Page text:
Press TV - In what appears to be a step toward the normalization of relations between Iran and Egypt, the two sides hold high-level talks in the red sea resort of Sharm el-Sheikh.
Iran's Interior Minister Mostafa Mohammad Najjar and his Egyptian counterpart Habib Ibrahim el-Adly discussed a wide range of regional issues on the sidelines of the sixth meeting of interior ministers of Iraq's neighbor states.
"Iran and Egypt have many areas of common interest," said Mohammad-Najjar.
"Radical ideas that prevent the betterment of ties between Cairo and Tehran should be cast aside," said the Iranian Interior Minister.
El-Adly agreed that "minor issues should not get in the way of Iran-Egypt relations," and added that his country was keen on improving economic and trade ties with the Islamic Republic.
Diplomatic ties between Iran and Egypt were severed in 1980 due to Cairo's recognition of Israel and its signing of a peace treaty with Tel Aviv.
Despite their contrasting views, Tehran and Cairo took steps in 2007 to fully restore diplomatic relations.
Normalization efforts were put on hold in the wake of Israel's three-week attack on the Gaza Strip, which left nearly 1,400 Palestinians dead.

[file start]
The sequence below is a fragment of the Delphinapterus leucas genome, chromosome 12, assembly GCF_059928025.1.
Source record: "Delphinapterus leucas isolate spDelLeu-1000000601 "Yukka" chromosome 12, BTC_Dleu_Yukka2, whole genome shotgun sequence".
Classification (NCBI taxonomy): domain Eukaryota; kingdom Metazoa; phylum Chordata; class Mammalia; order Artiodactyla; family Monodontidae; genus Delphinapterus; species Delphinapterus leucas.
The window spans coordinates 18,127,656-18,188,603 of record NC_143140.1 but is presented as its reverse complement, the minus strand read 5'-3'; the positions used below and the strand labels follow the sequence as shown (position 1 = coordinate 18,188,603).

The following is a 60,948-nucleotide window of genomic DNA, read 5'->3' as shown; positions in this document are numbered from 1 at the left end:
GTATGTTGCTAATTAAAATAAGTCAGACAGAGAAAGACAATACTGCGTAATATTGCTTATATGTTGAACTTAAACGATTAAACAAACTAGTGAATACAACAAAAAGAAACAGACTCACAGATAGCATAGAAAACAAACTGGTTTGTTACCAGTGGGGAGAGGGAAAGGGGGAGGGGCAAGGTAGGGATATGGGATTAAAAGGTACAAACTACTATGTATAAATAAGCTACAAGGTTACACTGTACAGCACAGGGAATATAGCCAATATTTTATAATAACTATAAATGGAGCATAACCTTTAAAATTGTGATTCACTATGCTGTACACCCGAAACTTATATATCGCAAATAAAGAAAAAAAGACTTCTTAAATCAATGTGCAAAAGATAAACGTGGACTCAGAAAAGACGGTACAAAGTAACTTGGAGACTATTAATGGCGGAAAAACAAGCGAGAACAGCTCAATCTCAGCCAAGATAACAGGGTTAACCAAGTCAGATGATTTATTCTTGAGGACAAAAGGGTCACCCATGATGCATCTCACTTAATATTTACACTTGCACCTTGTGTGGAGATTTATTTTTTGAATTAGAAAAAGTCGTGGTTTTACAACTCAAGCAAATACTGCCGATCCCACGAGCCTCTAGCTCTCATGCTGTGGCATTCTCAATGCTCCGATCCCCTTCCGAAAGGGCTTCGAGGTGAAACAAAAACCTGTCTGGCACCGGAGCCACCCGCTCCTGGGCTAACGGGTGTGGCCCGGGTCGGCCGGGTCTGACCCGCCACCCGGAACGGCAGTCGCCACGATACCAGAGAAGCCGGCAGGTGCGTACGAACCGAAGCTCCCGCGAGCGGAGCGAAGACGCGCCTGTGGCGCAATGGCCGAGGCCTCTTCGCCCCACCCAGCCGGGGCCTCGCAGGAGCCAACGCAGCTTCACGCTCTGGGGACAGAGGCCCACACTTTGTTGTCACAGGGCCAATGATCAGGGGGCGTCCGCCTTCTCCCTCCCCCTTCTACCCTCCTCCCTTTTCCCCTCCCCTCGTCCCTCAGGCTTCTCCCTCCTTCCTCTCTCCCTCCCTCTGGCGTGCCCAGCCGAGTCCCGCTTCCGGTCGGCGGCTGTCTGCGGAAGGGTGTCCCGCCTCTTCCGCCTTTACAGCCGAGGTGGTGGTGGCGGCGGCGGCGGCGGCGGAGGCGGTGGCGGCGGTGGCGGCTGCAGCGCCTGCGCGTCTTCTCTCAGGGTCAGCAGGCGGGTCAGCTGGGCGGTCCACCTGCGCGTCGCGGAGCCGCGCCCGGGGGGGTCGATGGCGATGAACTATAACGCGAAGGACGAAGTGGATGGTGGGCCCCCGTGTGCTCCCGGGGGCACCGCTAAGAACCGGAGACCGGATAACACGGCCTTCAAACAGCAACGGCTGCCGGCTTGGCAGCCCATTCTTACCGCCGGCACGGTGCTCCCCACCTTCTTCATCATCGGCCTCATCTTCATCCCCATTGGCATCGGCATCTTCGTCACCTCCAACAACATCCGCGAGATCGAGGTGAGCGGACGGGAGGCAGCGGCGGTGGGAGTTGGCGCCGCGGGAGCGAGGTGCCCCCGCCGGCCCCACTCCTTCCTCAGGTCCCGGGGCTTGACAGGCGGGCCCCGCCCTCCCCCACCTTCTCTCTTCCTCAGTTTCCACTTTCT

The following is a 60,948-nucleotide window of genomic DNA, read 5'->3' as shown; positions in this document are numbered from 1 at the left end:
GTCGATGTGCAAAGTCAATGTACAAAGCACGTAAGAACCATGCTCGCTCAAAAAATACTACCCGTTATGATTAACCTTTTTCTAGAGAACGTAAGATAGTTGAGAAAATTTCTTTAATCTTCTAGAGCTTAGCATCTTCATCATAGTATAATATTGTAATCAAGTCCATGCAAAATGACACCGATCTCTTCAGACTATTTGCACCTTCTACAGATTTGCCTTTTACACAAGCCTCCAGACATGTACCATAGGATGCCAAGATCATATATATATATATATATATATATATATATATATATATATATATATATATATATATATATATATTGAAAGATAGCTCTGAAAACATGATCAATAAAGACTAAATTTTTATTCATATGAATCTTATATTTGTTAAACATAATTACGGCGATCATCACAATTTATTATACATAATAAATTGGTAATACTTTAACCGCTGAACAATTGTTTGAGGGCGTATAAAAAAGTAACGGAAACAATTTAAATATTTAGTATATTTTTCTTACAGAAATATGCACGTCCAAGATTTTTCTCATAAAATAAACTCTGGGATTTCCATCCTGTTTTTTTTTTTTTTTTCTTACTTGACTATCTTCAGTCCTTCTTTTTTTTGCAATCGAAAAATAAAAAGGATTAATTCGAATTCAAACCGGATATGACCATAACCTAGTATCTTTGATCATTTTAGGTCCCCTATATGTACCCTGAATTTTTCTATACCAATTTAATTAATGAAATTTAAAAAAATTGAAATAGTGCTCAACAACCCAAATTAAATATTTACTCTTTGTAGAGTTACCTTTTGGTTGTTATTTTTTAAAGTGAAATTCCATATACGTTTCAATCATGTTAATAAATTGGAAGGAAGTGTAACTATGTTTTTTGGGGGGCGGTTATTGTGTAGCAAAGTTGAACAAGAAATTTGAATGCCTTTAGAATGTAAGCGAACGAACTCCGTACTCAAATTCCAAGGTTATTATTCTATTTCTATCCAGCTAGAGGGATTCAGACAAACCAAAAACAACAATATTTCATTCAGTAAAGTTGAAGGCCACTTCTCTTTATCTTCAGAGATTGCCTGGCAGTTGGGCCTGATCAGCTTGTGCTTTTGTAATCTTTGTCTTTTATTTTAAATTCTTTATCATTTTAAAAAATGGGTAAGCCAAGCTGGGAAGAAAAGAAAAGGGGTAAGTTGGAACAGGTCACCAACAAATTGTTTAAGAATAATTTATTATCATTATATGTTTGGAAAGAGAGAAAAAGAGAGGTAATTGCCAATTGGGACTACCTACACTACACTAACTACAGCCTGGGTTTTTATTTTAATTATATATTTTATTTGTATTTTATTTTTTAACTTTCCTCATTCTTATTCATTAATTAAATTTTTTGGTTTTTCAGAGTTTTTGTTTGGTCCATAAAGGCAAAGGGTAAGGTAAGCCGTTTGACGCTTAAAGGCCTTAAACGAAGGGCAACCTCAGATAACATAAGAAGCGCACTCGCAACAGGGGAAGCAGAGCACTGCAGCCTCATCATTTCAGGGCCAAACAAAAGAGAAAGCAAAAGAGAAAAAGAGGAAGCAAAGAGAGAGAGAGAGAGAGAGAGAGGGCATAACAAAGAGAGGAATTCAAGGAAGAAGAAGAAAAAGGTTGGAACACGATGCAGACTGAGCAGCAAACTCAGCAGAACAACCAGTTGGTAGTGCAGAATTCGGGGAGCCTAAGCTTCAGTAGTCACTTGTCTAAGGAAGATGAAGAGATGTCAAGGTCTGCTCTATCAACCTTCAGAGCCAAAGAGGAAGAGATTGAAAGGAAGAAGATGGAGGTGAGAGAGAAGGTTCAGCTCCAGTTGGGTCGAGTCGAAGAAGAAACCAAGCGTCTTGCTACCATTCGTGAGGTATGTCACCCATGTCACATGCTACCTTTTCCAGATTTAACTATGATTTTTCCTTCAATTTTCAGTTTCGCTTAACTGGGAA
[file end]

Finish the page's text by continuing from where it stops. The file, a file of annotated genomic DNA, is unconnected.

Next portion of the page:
The Tehran government strongly criticized Cairo's complicity with Israel in the imposition of its blockade on the bomb-scarred Gazans.
In response, Egyptian President Hosni Mubarak accused the Tehran government of meddling in Arab affairs and trying to dominate over the whole region.
Iranian officials have dismissed the allegations out of hand.
"We have always supported and respected Arab countries," said Iranian Parliament Speaker Ali Larijani. "We believe regional countries should set aside their differences and join forces to ensure the Middle East's security."
Israel is said to be attempting to take advantage of the current tension between Egypt and Iran to build a coalition and unite Arab nations against Iran.
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